Abstract: Discovering whether social capital endowments in modern societies have been subjected or not to a process of gradual erosion is one of the most debated topics in recent economic literature. This new stream of research has been inaugurated by Putnam’s pioneering studies about social capital trends in the United States. Recently, a considerable work by Stevenson andWolfers (2008) put a new emphasis on this topic contending Easterlin’s assessment. Present work is aimed at analyzing the relationship between changes in social capital and subjective well-being in Europe considering 11 different countries. In particular, we would like to answer questions such as: 1) is social capital in Europe declining? Is such erosion a general trend of modern societies or is it a characteristic feature of only some of them? 2) social capital trend can help to explain subjective well-being trend? In so doing, our research considers three different set of proxies of social capital controlling for time and socio-demographic aspects in eleven different European countries using WVS data between 1980 and 2000.Our results are encouraging, showing evidence of a probable relationship between social capital and happiness. Furthermore, our results show that during last twenty years European citizens have persistently lost confidence in the judicial system, in the church, in armed forces and the police. Finally, considering single countries, we discover that United Kingdom is the only European country with a clear and negative pattern for social capital: quite every proxy of social capital in UK declined over the considered period
    JEL: D6 I31 O1
    Date: 2009–03
  12. By: Valérie Oheix; Dorothée Rivaud-Danset
    Abstract: This paper investigates empirically the use of short-term bank loans by firms. We face two analytical frameworks. According to the corporate finance theory, short-term and long-term ebts are substitutes, while in the credit channel literature they are distinct and complementary vehicles. We estimate a model that explains the level of short-term bank debt, using panel data from the BACH database for six European countries (1989-2003). Our results indicate that the two types of bank loans are complements. They show that short-term bank debt should be analysed as a specific vehicle that finances current assets, as in the credit channel literature.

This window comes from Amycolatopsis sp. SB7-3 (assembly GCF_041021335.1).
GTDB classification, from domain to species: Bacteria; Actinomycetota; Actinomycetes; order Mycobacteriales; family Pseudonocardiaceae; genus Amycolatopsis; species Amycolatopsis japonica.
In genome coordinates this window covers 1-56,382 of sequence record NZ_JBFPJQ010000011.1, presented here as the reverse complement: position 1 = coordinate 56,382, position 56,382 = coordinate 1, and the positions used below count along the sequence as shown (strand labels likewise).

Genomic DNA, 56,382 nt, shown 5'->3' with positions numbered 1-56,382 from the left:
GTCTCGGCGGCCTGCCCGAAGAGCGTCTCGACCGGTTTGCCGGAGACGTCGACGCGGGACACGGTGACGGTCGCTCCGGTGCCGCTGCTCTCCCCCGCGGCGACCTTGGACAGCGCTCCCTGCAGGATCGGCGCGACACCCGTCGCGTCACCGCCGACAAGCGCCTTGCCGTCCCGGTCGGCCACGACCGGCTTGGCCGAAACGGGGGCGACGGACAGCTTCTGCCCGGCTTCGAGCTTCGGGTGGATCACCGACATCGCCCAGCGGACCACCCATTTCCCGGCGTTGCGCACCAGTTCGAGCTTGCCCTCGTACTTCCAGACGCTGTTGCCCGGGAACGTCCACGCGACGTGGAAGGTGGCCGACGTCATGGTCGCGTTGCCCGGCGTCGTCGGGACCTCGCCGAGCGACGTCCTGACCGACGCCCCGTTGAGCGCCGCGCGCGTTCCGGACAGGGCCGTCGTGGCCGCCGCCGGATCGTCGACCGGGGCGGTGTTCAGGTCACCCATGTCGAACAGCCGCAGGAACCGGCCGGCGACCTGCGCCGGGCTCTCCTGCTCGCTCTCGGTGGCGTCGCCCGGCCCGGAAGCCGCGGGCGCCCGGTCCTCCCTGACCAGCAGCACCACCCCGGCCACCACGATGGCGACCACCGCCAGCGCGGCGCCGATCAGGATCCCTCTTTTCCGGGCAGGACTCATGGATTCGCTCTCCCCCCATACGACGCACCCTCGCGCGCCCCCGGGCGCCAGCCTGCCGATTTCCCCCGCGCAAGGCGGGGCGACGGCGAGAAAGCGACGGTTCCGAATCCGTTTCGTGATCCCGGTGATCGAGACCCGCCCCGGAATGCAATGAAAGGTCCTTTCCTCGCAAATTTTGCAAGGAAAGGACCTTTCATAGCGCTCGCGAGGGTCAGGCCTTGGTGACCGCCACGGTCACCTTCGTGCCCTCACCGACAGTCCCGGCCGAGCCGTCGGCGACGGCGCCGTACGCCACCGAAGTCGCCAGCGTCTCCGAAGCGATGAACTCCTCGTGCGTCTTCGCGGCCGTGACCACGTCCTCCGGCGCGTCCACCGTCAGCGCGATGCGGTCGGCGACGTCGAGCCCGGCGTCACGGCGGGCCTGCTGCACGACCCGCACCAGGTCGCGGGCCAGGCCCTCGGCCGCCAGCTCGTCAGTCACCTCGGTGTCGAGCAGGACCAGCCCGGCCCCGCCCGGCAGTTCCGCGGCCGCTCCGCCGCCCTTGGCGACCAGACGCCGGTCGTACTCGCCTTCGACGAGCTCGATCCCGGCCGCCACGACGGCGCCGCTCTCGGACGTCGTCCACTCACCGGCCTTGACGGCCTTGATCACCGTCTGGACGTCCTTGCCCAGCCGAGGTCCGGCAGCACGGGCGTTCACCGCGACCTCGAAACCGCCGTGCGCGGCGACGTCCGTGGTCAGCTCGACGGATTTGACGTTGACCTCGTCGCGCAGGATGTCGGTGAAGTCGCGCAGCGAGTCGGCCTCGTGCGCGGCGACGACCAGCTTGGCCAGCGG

Keywords: corporate short-term debt, debt maturity structure, credit channel
    JEL: G32 E51
    Date: 2009
  13. By: Neuhoff, K.
    Abstract: The European Renewables Directive requires Member States to deliver on average 20% of their final energy consumption by 2020 using renewable energy sources. To deliver this target, Member States have to adjust planning procedures, evaluate energy market design, provide grid and supply infrastructure, and implement support schemes that limit regulatory risk for finance. The paper discusses how quantitative policy indicators can allow governments to measure and manage the successful implementation of the necessary policies to deliver the renewable targets. The indicators need to be designed so that they can focus on individual components of the policy framework and measure whether the envisaged annual deployment level of a technology is compatible with the framework in place in a country. Increased transparency provided by policy indicators facilitates management of policy implementation, enhances accountability of governments and can inform the reporting of Member States to the European Commission. This allows technology companies to have confidence in projected deployment levels and triggers private sector investment in the supply chain to provide the necessary production capacity.
    Keywords: Renewables Directive, Intermediate Indicators, Targets.
    JEL: H77 L50 L94 O14 O33
    Date: 2009–04–07
  14. By: Wilfried Altzinger; Jože P. Damijan
    Abstract: In this paper we revise the empirical tests of the Ricardian model by testing properly the Ricardian hypotheses on bilateral trade flows. Our tests are based on NACE 2-digit industry aggregation of productivity and of bilateral trade flows between 21 EU member states for the period 1994-2004. We compare the matchings between relative bilateral sectoral productivity rankings and bilateral sectoral exports-to-imports ratio rankings for each of 21 x 20 country pairs. We find that the Ricardian hypothesis is surprisingly good at predicting the static pattern of bilateral trade between individual EU member states even after controlling for the Heckscher-Ohlin type of capital-to-labor ratios. Long-term changes in the bilateral trade patterns, however, do not seem to be explained consistently neither by the variation in changes of relative productivity nor by the variation in changes of capital-to-labor ratios. Furthermore, we find quite a strong autoregressive impact of initial trade patterns on the long-term comparative advantages in the bilateral trade among countries. This implies that comparative advantages are structural by nature and that Ricardian differences in relative productivity can account for a good part of their static representation. Explaining their dynamic evolution over time, however, requires further research.
    Keywords: international trade, productivity, Ricardian hypothesis, empirical tests
    JEL: D24 F14
    Date: 2009
  15. By: Andrea Cipollini; Franco Fiordelisi